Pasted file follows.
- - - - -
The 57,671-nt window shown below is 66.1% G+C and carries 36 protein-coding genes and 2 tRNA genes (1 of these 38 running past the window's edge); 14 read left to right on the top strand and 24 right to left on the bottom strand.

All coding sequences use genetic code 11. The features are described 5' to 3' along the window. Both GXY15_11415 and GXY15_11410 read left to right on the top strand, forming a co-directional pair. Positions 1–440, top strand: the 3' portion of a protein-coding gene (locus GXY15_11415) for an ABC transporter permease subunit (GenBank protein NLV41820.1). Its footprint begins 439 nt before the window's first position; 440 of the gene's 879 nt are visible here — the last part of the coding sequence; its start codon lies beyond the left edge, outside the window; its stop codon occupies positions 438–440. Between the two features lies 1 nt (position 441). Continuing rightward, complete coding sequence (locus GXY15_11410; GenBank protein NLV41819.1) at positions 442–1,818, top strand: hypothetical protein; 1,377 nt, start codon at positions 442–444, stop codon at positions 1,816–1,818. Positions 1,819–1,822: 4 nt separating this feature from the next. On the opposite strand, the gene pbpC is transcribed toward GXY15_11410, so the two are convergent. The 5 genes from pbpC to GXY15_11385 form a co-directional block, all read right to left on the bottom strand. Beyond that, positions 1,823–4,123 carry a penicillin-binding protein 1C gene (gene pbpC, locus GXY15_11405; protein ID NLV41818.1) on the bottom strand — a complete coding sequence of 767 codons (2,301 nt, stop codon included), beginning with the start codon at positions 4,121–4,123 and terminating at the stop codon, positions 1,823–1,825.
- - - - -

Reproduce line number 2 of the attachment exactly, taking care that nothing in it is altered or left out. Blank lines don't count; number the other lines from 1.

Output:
All coding sequences use genetic code 11. The features are described 5' to 3' along the window. Both GXY15_11415 and GXY15_11410 read left to right on the top strand, forming a co-directional pair. Positions 1–440, top strand: the 3' portion of a protein-coding gene (locus GXY15_11415) for an ABC transporter permease subunit (GenBank protein NLV41820.1). Its footprint begins 439 nt before the window's first position; 440 of the gene's 879 nt are visible here — the last part of the coding sequence; its start codon lies beyond the left edge, outside the window; its stop codon occupies positions 438–440. Between the two features lies 1 nt (position 441). Continuing rightward, complete coding sequence (locus GXY15_11410; GenBank protein NLV41819.1) at positions 442–1,818, top strand: hypothetical protein; 1,377 nt, start codon at positions 442–444, stop codon at positions 1,816–1,818. Positions 1,819–1,822: 4 nt separating this feature from the next. On the opposite strand, the gene pbpC is transcribed toward GXY15_11410, so the two are convergent. The 5 genes from pbpC to GXY15_11385 form a co-directional block, all read right to left on the bottom strand. Beyond that, positions 1,823–4,123 carry a penicillin-binding protein 1C gene (gene pbpC, locus GXY15_11405; protein ID NLV41818.1) on the bottom strand — a complete coding sequence of 767 codons (2,301 nt, stop codon included), beginning with the start codon at positions 4,121–4,123 and terminating at the stop codon, positions 1,823–1,825.